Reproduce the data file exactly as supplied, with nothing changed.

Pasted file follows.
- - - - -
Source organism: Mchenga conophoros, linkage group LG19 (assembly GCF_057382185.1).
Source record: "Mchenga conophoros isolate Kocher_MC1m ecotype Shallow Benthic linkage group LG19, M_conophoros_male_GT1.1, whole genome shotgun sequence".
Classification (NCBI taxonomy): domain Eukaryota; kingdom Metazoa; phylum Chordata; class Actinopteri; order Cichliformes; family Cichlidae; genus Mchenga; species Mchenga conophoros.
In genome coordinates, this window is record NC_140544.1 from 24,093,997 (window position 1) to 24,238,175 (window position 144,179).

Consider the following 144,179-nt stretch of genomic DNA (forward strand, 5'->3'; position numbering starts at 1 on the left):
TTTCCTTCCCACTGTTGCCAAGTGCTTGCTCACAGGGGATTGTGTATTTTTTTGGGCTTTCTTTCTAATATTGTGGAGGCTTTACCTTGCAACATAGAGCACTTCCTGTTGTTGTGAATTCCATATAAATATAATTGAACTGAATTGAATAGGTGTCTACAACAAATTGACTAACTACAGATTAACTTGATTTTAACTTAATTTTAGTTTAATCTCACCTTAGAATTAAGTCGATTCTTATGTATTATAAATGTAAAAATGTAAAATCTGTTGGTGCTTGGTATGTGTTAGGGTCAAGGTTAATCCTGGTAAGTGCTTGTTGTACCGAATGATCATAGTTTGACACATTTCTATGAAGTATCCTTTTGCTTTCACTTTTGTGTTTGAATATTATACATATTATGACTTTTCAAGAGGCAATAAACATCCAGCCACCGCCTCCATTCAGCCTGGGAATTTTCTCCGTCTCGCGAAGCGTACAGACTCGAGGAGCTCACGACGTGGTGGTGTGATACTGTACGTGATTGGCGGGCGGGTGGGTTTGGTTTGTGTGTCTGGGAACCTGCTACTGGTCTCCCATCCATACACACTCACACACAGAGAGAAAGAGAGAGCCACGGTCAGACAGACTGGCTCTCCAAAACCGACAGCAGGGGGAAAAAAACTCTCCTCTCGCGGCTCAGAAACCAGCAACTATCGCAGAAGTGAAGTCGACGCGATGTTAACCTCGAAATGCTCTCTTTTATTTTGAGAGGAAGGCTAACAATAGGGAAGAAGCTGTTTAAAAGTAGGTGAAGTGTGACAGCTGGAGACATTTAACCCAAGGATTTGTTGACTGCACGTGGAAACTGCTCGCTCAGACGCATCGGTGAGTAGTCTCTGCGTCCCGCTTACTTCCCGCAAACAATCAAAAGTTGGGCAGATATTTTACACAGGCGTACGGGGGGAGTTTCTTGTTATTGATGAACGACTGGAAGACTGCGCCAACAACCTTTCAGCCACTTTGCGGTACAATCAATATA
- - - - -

Source organism: Mchenga conophoros, linkage group LG19 (assembly GCF_057382185.1).
Source record: "Mchenga conophoros isolate Kocher_MC1m ecotype Shallow Benthic linkage group LG19, M_conophoros_male_GT1.1, whole genome shotgun sequence".
Classification (NCBI taxonomy): domain Eukaryota; kingdom Metazoa; phylum Chordata; class Actinopteri; order Cichliformes; family Cichlidae; genus Mchenga; species Mchenga conophoros.
In genome coordinates, this window is record NC_140544.1 from 24,093,997 (window position 1) to 24,238,175 (window position 144,179).

Consider the following 144,179-nt stretch of genomic DNA (forward strand, 5'->3'; position numbering starts at 1 on the left):
TTTCCTTCCCACTGTTGCCAAGTGCTTGCTCACAGGGGATTGTGTATTTTTTTGGGCTTTCTTTCTAATATTGTGGAGGCTTTACCTTGCAACATAGAGCACTTCCTGTTGTTGTGAATTCCATATAAATATAATTGAACTGAATTGAATAGGTGTCTACAACAAATTGACTAACTACAGATTAACTTGATTTTAACTTAATTTTAGTTTAATCTCACCTTAGAATTAAGTCGATTCTTATGTATTATAAATGTAAAAATGTAAAATCTGTTGGTGCTTGGTATGTGTTAGGGTCAAGGTTAATCCTGGTAAGTGCTTGTTGTACCGAATGATCATAGTTTGACACATTTCTATGAAGTATCCTTTTGCTTTCACTTTTGTGTTTGAATATTATACATATTATGACTTTTCAAGAGGCAATAAACATCCAGCCACCGCCTCCATTCAGCCTGGGAATTTTCTCCGTCTCGCGAAGCGTACAGACTCGAGGAGCTCACGACGTGGTGGTGTGATACTGTACGTGATTGGCGGGCGGGTGGGTTTGGTTTGTGTGTCTGGGAACCTGCTACTGGTCTCCCATCCATACACACTCACACACAGAGAGAAAGAGAGAGCCACGGTCAGACAGACTGGCTCTCCAAAACCGACAGCAGGGGGAAAAAAACTCTCCTCTCGCGGCTCAGAAACCAGCAACTATCGCAGAAGTGAAGTCGACGCGATGTTAACCTCGAAATGCTCTCTTTTATTTTGAGAGGAAGGCTAACAATAGGGAAGAAGCTGTTTAAAAGTAGGTGAAGTGTGACAGCTGGAGACATTTAACCCAAGGATTTGTTGACTGCACGTGGAAACTGCTCGCTCAGACGCATCGGTGAGTAGTCTCTGCGTCCCGCTTACTTCCCGCAAACAATCAAAAGTTGGGCAGATATTTTACACAGGCGTACGGGGGGAGTTTCTTGTTATTGATGAACGACTGGAAGACTGCGCCAACAACCTTTCAGCCACTTTGCGGTACAATCAATATA